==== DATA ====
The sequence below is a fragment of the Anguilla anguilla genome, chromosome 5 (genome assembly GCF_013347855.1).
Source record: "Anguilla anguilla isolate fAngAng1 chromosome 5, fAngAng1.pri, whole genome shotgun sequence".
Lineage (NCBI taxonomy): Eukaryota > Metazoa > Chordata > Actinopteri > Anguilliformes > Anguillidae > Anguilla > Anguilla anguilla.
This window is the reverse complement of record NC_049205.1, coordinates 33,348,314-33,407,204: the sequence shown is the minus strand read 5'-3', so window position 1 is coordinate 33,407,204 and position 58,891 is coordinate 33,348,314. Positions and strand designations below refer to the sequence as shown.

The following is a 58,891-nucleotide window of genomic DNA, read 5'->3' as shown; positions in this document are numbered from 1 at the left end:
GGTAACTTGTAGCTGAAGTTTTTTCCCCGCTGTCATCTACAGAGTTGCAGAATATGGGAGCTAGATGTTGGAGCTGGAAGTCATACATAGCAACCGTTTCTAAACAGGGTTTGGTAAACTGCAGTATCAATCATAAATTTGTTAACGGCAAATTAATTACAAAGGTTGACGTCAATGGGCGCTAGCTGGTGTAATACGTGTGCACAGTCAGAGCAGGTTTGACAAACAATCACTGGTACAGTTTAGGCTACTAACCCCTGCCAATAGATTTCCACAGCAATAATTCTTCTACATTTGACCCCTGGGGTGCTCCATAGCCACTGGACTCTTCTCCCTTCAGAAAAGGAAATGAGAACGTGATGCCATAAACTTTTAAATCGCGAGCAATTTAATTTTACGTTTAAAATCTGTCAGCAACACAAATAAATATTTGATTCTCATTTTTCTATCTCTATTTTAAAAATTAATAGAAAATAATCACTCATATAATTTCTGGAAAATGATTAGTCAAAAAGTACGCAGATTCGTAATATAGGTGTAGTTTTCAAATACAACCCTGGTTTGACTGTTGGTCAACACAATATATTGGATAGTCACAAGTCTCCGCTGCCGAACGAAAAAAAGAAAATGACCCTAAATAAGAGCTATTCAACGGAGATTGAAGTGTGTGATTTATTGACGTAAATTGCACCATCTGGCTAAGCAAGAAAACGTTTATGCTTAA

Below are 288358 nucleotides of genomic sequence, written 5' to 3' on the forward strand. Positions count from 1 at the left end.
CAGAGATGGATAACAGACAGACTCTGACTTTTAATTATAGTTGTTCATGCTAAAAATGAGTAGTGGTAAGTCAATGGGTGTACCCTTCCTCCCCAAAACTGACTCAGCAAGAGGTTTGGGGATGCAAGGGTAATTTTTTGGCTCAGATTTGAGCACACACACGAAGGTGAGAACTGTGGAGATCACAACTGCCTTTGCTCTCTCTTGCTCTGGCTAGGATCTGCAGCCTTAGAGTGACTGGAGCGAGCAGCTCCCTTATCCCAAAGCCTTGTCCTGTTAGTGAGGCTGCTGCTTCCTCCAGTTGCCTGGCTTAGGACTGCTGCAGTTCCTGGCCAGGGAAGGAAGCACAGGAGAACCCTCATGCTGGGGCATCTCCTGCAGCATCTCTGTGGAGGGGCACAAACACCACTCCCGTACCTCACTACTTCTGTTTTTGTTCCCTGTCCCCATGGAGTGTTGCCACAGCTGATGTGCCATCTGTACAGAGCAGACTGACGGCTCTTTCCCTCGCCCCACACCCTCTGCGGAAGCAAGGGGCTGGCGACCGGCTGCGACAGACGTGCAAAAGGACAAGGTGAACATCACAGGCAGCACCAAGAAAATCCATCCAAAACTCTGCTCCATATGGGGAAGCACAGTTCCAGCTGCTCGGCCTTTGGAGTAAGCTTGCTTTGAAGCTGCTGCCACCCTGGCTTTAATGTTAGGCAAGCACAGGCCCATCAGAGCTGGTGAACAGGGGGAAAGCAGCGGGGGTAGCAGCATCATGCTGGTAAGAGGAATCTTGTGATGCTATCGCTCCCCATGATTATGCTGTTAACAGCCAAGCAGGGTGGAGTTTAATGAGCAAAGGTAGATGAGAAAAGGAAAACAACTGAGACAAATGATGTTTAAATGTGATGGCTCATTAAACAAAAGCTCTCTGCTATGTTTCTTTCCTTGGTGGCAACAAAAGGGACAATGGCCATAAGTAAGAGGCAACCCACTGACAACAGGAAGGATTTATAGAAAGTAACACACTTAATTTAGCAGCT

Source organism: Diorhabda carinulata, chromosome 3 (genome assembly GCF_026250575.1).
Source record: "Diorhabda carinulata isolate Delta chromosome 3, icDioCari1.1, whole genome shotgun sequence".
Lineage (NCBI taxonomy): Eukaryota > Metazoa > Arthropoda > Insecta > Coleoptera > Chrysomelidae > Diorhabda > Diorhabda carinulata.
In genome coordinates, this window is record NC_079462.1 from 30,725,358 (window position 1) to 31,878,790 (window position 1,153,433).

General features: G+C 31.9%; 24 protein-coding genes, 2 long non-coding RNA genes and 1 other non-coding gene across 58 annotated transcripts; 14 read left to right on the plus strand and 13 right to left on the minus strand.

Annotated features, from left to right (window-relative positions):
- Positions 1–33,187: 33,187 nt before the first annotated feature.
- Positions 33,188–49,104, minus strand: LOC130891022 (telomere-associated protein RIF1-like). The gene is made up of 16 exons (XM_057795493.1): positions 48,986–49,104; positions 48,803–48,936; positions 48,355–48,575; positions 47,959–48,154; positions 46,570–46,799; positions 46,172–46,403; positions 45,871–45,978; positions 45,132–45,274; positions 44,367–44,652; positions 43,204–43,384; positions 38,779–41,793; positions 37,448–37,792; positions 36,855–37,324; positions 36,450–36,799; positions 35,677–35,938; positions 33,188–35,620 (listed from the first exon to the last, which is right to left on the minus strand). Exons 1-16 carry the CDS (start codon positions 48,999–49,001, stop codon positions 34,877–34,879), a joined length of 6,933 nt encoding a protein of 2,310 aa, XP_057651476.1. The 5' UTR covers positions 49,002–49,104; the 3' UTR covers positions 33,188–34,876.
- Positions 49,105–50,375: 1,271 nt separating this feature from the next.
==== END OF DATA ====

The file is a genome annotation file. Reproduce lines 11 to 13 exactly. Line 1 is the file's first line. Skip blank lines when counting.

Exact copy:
Lineage (NCBI taxonomy): Eukaryota > Metazoa > Arthropoda > Insecta > Coleoptera > Chrysomelidae > Diorhabda > Diorhabda carinulata.
In genome coordinates, this window is record NC_079462.1 from 30,725,358 (window position 1) to 31,878,790 (window position 1,153,433).

General features: G+C 31.9%; 24 protein-coding genes, 2 long non-coding RNA genes and 1 other non-coding gene across 58 annotated transcripts; 14 read left to right on the plus strand and 13 right to left on the minus strand.